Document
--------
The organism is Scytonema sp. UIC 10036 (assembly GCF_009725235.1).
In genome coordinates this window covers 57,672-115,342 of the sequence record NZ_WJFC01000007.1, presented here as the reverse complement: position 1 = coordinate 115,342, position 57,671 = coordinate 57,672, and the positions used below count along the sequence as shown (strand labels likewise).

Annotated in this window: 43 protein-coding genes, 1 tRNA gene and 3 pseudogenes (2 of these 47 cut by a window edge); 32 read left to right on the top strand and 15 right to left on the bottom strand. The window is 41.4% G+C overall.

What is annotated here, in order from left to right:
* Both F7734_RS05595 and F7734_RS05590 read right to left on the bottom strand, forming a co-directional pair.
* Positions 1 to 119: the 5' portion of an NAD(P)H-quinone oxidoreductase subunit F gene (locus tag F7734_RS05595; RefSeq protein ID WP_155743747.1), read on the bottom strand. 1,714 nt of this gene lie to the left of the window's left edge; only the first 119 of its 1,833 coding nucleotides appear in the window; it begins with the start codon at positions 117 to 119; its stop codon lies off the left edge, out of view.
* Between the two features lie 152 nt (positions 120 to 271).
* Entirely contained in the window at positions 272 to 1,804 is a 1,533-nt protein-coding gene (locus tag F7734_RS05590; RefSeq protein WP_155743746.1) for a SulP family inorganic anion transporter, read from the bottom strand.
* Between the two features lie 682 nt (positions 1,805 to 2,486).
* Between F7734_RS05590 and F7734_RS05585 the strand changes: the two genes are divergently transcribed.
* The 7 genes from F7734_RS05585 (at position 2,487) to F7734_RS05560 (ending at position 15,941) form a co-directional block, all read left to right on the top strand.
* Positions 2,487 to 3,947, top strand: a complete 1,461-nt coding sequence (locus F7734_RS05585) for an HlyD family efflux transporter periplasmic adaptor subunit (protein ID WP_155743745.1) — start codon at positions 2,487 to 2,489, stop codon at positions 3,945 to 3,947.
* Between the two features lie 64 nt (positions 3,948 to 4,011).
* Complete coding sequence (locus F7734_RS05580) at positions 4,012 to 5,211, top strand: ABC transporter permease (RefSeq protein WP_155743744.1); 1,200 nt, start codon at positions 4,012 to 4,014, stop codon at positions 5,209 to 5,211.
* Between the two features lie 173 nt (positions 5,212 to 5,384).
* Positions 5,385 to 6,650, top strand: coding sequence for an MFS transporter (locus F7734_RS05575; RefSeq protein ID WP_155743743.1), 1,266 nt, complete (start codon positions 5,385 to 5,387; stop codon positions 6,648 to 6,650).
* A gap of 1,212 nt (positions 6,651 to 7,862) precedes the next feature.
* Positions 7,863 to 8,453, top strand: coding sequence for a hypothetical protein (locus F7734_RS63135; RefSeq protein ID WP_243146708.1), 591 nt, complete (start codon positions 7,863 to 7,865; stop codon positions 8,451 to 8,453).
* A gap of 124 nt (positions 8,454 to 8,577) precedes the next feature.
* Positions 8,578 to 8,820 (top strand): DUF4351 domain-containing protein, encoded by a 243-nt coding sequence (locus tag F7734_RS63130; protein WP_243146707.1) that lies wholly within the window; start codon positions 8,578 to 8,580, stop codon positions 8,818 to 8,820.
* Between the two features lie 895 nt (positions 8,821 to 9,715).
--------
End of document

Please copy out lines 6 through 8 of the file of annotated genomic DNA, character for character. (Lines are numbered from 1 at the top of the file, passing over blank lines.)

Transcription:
* Positions 1 to 119: the 5' portion of an NAD(P)H-quinone oxidoreductase subunit F gene (locus tag F7734_RS05595; RefSeq protein ID WP_155743747.1), read on the bottom strand. 1,714 nt of this gene lie to the left of the window's left edge; only the first 119 of its 1,833 coding nucleotides appear in the window; it begins with the start codon at positions 117 to 119; its stop codon lies off the left edge, out of view.
* Between the two features lie 152 nt (positions 120 to 271).
* Entirely contained in the window at positions 272 to 1,804 is a 1,533-nt protein-coding gene (locus tag F7734_RS05590; RefSeq protein WP_155743746.1) for a SulP family inorganic anion transporter, read from the bottom strand.